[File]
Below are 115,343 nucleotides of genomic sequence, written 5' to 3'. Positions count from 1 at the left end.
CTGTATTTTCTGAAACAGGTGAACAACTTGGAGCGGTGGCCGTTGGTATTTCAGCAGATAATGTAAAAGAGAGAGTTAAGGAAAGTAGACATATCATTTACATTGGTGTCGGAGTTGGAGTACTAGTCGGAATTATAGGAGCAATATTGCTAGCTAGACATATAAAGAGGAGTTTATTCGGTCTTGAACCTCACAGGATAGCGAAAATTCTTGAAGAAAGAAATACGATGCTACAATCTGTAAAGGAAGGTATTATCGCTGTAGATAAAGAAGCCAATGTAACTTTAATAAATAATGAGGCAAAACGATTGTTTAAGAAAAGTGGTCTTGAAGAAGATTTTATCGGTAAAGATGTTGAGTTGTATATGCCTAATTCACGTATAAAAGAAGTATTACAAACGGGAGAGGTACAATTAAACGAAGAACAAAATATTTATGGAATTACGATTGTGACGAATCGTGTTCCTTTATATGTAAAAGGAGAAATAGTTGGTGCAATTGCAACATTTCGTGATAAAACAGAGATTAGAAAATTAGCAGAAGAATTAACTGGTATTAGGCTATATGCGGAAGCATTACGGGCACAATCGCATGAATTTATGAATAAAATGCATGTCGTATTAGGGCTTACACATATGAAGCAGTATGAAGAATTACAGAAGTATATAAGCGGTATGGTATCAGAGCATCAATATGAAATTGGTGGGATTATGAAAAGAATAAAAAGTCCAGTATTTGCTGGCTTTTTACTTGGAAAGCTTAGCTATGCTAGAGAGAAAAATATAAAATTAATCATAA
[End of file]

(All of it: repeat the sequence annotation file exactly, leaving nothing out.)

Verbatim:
Below are 115,343 nucleotides of genomic sequence, written 5' to 3'. Positions count from 1 at the left end.
CTGTATTTTCTGAAACAGGTGAACAACTTGGAGCGGTGGCCGTTGGTATTTCAGCAGATAATGTAAAAGAGAGAGTTAAGGAAAGTAGACATATCATTTACATTGGTGTCGGAGTTGGAGTACTAGTCGGAATTATAGGAGCAATATTGCTAGCTAGACATATAAAGAGGAGTTTATTCGGTCTTGAACCTCACAGGATAGCGAAAATTCTTGAAGAAAGAAATACGATGCTACAATCTGTAAAGGAAGGTATTATCGCTGTAGATAAAGAAGCCAATGTAACTTTAATAAATAATGAGGCAAAACGATTGTTTAAGAAAAGTGGTCTTGAAGAAGATTTTATCGGTAAAGATGTTGAGTTGTATATGCCTAATTCACGTATAAAAGAAGTATTACAAACGGGAGAGGTACAATTAAACGAAGAACAAAATATTTATGGAATTACGATTGTGACGAATCGTGTTCCTTTATATGTAAAAGGAGAAATAGTTGGTGCAATTGCAACATTTCGTGATAAAACAGAGATTAGAAAATTAGCAGAAGAATTAACTGGTATTAGGCTATATGCGGAAGCATTACGGGCACAATCGCATGAATTTATGAATAAAATGCATGTCGTATTAGGGCTTACACATATGAAGCAGTATGAAGAATTACAGAAGTATATAAGCGGTATGGTATCAGAGCATCAATATGAAATTGGTGGGATTATGAAAAGAATAAAAAGTCCAGTATTTGCTGGCTTTTTACTTGGAAAGCTTAGCTATGCTAGAGAGAAAAATATAAAATTAATCATAA